In a borough where 55% of the residents are immigrants or the children of immigrants and more than half speak a language other than English at home, our service to this community is vital. We provide material in more than 30 languages and offer services through the Central Library’s Multilingual Center. Central to this effort are BPL’s five Learning Centers where we serve more than 1600 adult learners each year. We provide basic literacy, ESOL and Pre-GED classes at these locations, where demand often exceeds our capacity. ESOL and English conversation classes, sometimes led by volunteers, are offered at the Centers as well as local libraries throughout the borough. For several years we have worked closely with the City’s Office of Immigrant Affairs to assist applicants in the Diversity Visa Green Card Lottery, sponsored by the State Department. Each fall, BPL’s Learning Center staff assists immigrants with the on-line application, which is available in English only, and takes and uploads the digital photos which must accompany each application. BPL provides this service in confidence and as is true of all we do, we provide the service free of charge.

Service to Teens
BPL is proud of the work we do with teenagers. We are one of the borough’s largest employers of teens - each year we employ approximately 300 high school students on a part-time basis. For many, their work at BPL is their first paying job and provides crucial experience and building blocks for their resumes. Two initiatives, the Multicultural Intern Program (also known as MIP) and Today’s Teens/Tomorrow's Techies (T4), further demonstrate our commitment to teenagers.

BPL launched MIP in September 2009 with a $500,000 Institute of Museum and Library Services grant. MIP is a pre-professional training initiative designed to introduce high school students representing Brooklyn’s ethnic, cultural and linguistic diversity to the varied opportunities available to library professionals. BPL will recruit 170 students during the three year grant term, with a new cadre enrolling each year. Internships run from November to June, with students participating in workshops, field trips and forums before being placed at local

libraries for volunteer service. Students in the program are among the most enthusiastic ambassadors for the work BPL does and their language skills and knowledge of their communities often help us to reach patrons that would otherwise be difficult for BPL to serve.

T4 is a technology training and volunteer placement program, providing free two-week summer technology institutes followed by volunteer opportunities at neighborhood libraries. T4 participants are entitled to more than 90 hours of direct training throughout the year, while practicing their new skills and helping to educate others through at least 72 hours of volunteer service. Approximately 120 teens participate each year, and more than 600 students have completed the T4 program since it was first offered in 2005. The program provides teens with access to and an understanding of technology, hardware and software, with customer service skills, and the opportunity to put those skills to use. In 2010, the Urban Libraries Council recognized T4 as the most innovative educational library initiative in the country.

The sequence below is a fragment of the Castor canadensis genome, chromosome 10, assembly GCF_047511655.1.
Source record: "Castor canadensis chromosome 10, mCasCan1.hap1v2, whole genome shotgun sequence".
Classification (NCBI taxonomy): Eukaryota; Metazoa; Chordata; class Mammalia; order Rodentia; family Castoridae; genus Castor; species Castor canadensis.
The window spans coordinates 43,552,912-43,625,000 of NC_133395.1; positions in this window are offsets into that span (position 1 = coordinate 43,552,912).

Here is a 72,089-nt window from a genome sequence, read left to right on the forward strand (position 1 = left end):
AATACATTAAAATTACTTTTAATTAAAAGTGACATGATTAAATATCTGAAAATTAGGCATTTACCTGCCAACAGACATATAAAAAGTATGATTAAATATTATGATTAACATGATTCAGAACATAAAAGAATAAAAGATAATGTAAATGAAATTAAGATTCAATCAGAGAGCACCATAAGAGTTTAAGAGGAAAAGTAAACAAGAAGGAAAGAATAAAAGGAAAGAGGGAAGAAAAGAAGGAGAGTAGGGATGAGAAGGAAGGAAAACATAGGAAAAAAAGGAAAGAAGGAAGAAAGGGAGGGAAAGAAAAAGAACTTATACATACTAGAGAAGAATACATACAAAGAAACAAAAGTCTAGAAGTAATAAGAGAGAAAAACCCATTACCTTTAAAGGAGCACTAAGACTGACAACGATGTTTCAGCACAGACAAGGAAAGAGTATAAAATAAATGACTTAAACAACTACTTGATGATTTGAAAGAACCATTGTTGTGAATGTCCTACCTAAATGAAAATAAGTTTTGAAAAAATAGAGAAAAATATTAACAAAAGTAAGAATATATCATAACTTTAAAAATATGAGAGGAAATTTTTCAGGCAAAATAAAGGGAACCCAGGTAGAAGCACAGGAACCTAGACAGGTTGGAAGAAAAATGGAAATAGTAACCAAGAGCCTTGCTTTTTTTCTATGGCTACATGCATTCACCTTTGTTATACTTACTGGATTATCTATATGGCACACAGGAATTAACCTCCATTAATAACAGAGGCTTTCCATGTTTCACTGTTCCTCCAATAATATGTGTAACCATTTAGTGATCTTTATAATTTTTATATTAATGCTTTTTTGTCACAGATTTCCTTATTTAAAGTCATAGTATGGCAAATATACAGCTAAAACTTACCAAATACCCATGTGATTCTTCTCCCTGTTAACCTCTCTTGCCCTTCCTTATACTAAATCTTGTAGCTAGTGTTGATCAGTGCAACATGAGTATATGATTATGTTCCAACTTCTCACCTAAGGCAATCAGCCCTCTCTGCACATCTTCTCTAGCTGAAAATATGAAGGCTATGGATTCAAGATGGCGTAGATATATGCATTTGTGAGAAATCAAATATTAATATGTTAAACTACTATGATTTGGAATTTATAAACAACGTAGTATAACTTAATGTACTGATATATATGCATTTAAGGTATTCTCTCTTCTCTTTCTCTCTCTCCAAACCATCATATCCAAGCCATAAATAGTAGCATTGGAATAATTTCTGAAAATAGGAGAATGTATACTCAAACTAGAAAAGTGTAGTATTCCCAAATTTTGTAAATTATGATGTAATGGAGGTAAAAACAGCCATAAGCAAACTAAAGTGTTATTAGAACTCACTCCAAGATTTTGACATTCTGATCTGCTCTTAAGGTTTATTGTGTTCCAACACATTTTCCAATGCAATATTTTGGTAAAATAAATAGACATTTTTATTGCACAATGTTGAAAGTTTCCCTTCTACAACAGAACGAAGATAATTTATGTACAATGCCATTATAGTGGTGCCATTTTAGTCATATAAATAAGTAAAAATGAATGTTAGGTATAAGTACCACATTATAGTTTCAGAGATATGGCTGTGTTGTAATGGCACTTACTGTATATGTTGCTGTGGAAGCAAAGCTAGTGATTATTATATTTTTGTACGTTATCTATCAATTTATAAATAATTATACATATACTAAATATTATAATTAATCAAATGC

Access to Technology
BPL provides the only access to computers and the Internet for tens of thousands of Brooklynites and is the largest provider of WiFi access throughout the borough. With a network of more than 1100 Internet-enabled computers, we provide a crucial link to databases, job applications and a variety of information that is often only available online. Recognizing the role BPL plays in bridging the digital divide, we recently partnered with the City’s Department of Information and Telecommunications Technology, NYPL, QPL and several City agencies in the New York Connected Communities Project. This $ 4 million initiative, funded through the federal Broadband Technology Opportunity Program (BTOP), will allow BPL to provide enhanced broadband access, increased technology resources including PCs and laptops for patrons to borrow, public programs and outreach at eight neighborhood libraries that serve some of Brooklyn’s poorest communities. We know the demand for Internet access is strong and growing, but for many the cost of a computer or other Internet enabled-device, and/or the cost of a subscription is prohibitive. BTOP will allow us to help meet some of this demand.